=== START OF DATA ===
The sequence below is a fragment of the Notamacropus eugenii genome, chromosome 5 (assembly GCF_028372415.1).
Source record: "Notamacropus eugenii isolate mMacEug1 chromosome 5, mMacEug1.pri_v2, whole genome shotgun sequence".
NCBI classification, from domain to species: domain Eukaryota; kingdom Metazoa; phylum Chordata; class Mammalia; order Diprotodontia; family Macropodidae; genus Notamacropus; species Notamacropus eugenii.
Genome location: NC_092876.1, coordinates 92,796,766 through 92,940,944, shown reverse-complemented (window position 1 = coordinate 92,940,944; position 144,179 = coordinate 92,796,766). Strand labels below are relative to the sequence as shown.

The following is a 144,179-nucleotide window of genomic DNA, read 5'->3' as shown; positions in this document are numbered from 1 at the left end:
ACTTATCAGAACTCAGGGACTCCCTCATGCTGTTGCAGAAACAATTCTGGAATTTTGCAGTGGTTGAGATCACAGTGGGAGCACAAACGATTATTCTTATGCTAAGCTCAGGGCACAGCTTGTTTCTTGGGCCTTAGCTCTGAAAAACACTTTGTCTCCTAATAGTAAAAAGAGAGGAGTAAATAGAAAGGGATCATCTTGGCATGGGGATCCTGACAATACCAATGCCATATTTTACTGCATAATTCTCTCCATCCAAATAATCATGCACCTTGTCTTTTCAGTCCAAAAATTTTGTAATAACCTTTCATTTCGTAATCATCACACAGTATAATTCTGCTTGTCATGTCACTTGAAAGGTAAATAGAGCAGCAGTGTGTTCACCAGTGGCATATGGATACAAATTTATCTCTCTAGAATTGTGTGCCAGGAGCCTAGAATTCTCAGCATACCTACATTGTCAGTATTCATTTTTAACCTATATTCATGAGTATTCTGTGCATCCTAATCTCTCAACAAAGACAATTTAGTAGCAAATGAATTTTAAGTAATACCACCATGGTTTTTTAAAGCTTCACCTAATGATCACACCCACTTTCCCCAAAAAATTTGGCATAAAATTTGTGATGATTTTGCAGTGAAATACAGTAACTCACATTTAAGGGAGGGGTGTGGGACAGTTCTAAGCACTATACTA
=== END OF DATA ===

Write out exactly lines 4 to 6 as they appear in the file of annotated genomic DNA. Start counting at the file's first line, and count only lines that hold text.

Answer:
Genome location: NC_092876.1, coordinates 92,796,766 through 92,940,944, shown reverse-complemented (window position 1 = coordinate 92,940,944; position 144,179 = coordinate 92,796,766). Strand labels below are relative to the sequence as shown.

The following is a 144,179-nucleotide window of genomic DNA, read 5'->3' as shown; positions in this document are numbered from 1 at the left end:
ACTTATCAGAACTCAGGGACTCCCTCATGCTGTTGCAGAAACAATTCTGGAATTTTGCAGTGGTTGAGATCACAGTGGGAGCACAAACGATTATTCTTATGCTAAGCTCAGGGCACAGCTTGTTTCTTGGGCCTTAGCTCTGAAAAACACTTTGTCTCCTAATAGTAAAAAGAGAGGAGTAAATAGAAAGGGATCATCTTGGCATGGGGATCCTGACAATACCAATGCCATATTTTACTGCATAATTCTCTCCATCCAAATAATCATGCACCTTGTCTTTTCAGTCCAAAAATTTTGTAATAACCTTTCATTTCGTAATCATCACACAGTATAATTCTGCTTGTCATGTCACTTGAAAGGTAAATAGAGCAGCAGTGTGTTCACCAGTGGCATATGGATACAAATTTATCTCTCTAGAATTGTGTGCCAGGAGCCTAGAATTCTCAGCATACCTACATTGTCAGTATTCATTTTTAACCTATATTCATGAGTATTCTGTGCATCCTAATCTCTCAACAAAGACAATTTAGTAGCAAATGAATTTTAAGTAATACCACCATGGTTTTTTAAAGCTTCACCTAATGATCACACCCACTTTCCCCAAAAAATTTGGCATAAAATTTGTGATGATTTTGCAGTGAAATACAGTAACTCACATTTAAGGGAGGGGTGTGGGACAGTTCTAAGCACTATACTA